by Jonathan Kiefer
Dead for 10 years now, Marlon Brando only just scratched the surface of the 21st century. It’s all right; in the 20th he dug so deep.
He’d have turned 90 earlier this month (April 3), so the New Beverly Cinema in Los Angeles, in conjunction with the Marlon Brando Estate, carved out a couple of week’s worth of double features to wish the big man a happy birthday. Also to show off some of his bigness to people who might not really know about or remember it.
We took it for granted that the American idea of a great movie actor originated in him.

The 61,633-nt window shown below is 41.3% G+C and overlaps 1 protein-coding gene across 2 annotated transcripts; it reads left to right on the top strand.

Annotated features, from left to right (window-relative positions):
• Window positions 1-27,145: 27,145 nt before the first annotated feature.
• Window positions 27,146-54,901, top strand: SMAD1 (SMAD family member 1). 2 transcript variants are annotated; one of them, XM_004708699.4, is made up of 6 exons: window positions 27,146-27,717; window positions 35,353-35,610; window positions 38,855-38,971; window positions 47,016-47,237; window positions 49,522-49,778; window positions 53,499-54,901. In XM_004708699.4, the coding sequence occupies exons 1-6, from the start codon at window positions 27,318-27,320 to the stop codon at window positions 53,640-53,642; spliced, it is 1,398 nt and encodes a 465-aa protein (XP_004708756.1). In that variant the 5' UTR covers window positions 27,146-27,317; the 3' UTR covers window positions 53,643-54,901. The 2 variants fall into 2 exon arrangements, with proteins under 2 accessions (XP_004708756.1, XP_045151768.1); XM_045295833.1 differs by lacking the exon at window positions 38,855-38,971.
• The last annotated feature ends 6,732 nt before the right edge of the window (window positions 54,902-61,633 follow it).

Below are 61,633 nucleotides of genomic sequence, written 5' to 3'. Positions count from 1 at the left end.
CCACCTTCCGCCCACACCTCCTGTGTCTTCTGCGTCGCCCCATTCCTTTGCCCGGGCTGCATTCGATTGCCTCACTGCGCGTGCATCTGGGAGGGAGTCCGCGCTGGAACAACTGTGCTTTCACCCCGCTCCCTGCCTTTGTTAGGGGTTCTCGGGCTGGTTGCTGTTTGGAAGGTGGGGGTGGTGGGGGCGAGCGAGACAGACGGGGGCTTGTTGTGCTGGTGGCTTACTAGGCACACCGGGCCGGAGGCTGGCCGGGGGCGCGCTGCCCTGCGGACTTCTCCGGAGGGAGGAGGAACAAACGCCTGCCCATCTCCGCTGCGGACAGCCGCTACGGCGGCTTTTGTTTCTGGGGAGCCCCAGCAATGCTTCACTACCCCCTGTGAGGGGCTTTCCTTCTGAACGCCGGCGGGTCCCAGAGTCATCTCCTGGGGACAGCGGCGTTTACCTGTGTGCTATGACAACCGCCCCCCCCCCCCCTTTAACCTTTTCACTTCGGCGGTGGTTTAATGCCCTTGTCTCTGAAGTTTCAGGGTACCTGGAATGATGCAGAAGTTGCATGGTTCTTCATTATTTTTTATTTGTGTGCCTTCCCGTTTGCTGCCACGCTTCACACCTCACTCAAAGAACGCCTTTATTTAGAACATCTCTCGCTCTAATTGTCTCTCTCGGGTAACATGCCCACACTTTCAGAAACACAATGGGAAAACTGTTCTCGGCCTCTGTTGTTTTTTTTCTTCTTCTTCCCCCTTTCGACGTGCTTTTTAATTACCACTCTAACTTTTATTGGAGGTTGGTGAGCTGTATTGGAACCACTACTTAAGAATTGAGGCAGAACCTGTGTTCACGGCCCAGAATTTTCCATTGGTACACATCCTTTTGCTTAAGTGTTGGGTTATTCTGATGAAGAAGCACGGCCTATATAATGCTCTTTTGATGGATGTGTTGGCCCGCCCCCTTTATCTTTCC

Hugeness, more like. In accumulating his life, Brando got so physically large that inevitably he exemplified our worst concerns about movie culture creating monsters. (He’d also been a famous Oscar refuser, after all.) But what outlasts the body is the soul, and on that front, there remains much photographic evidence that even today the biggest of screens can barely contain him.
For the last generation to grow up with some real-time awareness of him, Brando was the Godfather, the father of Superman, the Method man par excellence. (Or par indulgence, if the Method didn’t do it for you.) You always just sort of took it for granted that the American idea of a great movie actor originated in him. Eventually you traced it back to his appearance as a brute so beautiful and commanding in A Streetcar Named Desire, in 1951, that he stole that show from its intended protagonist.